Films have an unparalleled ability to shed light on the darkest corners of human experience. However, to highlight the nuances and vulnerabilities of these experiences within the span of 15 minutes in the form of a short documentary speaks to the ability and the vision of the storytellers that have emerged today.
'In No Sence', featuring Lilya Sabatier's story, is a documentary short film that narrates Lilya’s experiences primarily through two languages. One employs Lilya’s voice to share her story, while simultaneously, the other speaks through the body's movements. These movements are choreographed to document the lived experiences of child sexual abuse through the lens of the survivor.
The short documentary takes viewers on an intimate and harrowing journey through the complex realm of child sexual abuse, intertwining body movement to explore trauma, memory, and the prospects of healing. Directed by Gia Singh, the film delves into the visceral emotional landscape of the survivor, Lilya, as she grapples with the haunting reality of abuse.
This integration of movement and spoken narrative adds a layer of depth to Lilya's experiences, allowing her emotions to be expressed in ways words alone could never convey. The choreography becomes a visceral language, providing insight into the turmoil that exists within Lilya's psyche.
Gia Singh Arora
From its very inception, the film establishes its visual direction, oscillating between intimate handheld shots and a gritty, dark atmosphere. This interplay mirrors the ebb and flow of Lilya's emotional journey, offering viewers an experience that mirrors her psychological turbulence. The stark contrasts in visual styles serve as a cinematic metaphor, taking the audience into the narrative's exploration of darkness and its hope for healing.
The film navigates the fine line between realism and dramatisation, establishing a performance space that resonates with survivors without causing further harm. Especially impressive is Gia’s ability to convey this story without the aggressive undertones or the violence often accompanying portrayals of such narratives. The film provides an example of how responsible storytelling can shed light on trauma without exploiting it.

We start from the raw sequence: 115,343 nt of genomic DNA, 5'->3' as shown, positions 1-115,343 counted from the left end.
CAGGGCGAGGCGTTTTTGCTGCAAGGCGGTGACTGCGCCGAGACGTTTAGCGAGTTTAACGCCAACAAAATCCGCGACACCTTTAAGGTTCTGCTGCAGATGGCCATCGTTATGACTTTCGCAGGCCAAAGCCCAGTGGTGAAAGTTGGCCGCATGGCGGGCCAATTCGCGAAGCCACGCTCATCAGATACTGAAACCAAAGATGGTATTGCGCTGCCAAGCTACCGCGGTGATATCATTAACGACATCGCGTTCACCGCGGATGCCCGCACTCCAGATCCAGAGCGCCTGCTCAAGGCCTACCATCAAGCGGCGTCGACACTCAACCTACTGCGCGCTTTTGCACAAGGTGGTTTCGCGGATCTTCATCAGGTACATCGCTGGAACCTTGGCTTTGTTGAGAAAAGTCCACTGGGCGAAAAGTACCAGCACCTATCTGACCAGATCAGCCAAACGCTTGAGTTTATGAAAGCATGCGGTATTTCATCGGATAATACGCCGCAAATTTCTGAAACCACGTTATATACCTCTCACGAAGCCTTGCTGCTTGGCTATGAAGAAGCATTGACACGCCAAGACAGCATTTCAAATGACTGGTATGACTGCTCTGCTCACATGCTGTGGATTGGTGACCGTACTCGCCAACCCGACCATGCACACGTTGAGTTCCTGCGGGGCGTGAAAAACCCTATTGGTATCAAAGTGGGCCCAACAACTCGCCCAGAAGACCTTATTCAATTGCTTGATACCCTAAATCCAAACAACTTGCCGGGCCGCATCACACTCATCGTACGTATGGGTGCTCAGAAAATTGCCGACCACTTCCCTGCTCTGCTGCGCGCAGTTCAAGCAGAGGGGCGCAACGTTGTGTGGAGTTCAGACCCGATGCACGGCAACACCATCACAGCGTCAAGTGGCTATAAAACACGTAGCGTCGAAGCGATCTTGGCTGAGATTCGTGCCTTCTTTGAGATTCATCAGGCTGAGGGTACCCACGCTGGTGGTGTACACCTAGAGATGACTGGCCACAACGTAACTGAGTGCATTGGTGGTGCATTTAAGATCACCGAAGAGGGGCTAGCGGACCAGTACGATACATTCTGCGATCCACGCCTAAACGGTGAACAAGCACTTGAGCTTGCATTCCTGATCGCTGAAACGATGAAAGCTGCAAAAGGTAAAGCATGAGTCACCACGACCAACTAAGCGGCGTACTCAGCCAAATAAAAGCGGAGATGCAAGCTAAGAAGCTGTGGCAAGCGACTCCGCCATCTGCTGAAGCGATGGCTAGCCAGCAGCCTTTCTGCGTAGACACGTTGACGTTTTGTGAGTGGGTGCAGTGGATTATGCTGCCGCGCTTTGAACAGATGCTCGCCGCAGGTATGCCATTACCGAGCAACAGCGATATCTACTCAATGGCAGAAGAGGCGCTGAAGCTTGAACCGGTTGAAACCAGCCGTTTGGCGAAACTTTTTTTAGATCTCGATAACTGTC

Gia Singh Arora
Exploring the aftermath of abuse, In No Sence delves deeply into the survivor's internal struggle with feelings of guilt and responsibility and the crescendo of confrontation that builds within the narrative.
It confronts us head-on with the disorienting emotions that follow such a traumatic event, raising questions like, "Was I supposed to say no? Is it my fault?" This exploration of Lilya’s psychological landscape unveils the nature of the aftermath — an isolating burden.
The film also brings into light the complex intersection of pleasure with abuse. The candid portrayal of experiencing pleasure amidst suffering is a courageous exploration that underscores the multi-dimensional impact of abuse on survivors.
"The emotional resonance found in the film is a direct outcome of offering space to Lilya to express in her chosen way," says Gia. "As filmmakers, we occasionally overlook the importance of extending this space, and we may lack sensitivity when collaborating with people who have experienced similar or even more arduous situations. At the end of the day, I realized an empathetic human being first is what makes an honest filmmaker."
"Yet, in tandem, I found myself grappling with certain questions: Are we merely scratching at the surface of a traumatic event for the sake of a film? Are we just taking something painful, an ongoing struggle, and recreating it? What are my boundaries as a filmmaker? What should be shot but not shown and when do I put the camera down? These questions have stayed with me throughout the project, from its inception to filming. Knowing that I shoulder the responsibility not just for the final artistic outcome, but also knowing that the film, once finished, remains, was as much a part of the the experience as putting it together."
Throughout the film, the survivor's physical movements serve as a powerful conduit for a range of emotions — yearning for touch, recoiling from it, and the ceaseless cycle in between. These movements encapsulate the internal conflict that abuse can sow, a tumultuous tug-of-war between desire and aversion. This visceral dance offers a window into the survivor's battle to reclaim control and agency. This becomes especially potent when abuse takes root at a young age, intertwining itself deeply with one's identity as they mature.
In No Sence deftly addresses the concept of repressed memories resurfacing, reflecting the reality that trauma can hide in the recesses of memory for years. These sequences not only advance the narrative but also offer insight into the complex process of re-encountering suppressed memories, a task that Lilya faced with courage.
While art can be a means of healing, In No Sence elevates this concept. The documentary allows Lilya to confront her personal trauma, bringing a cathartic element to her performance. Through this process, the film exemplifies how art can act as a catalyst for healing, not just for the artist but for the audience as well.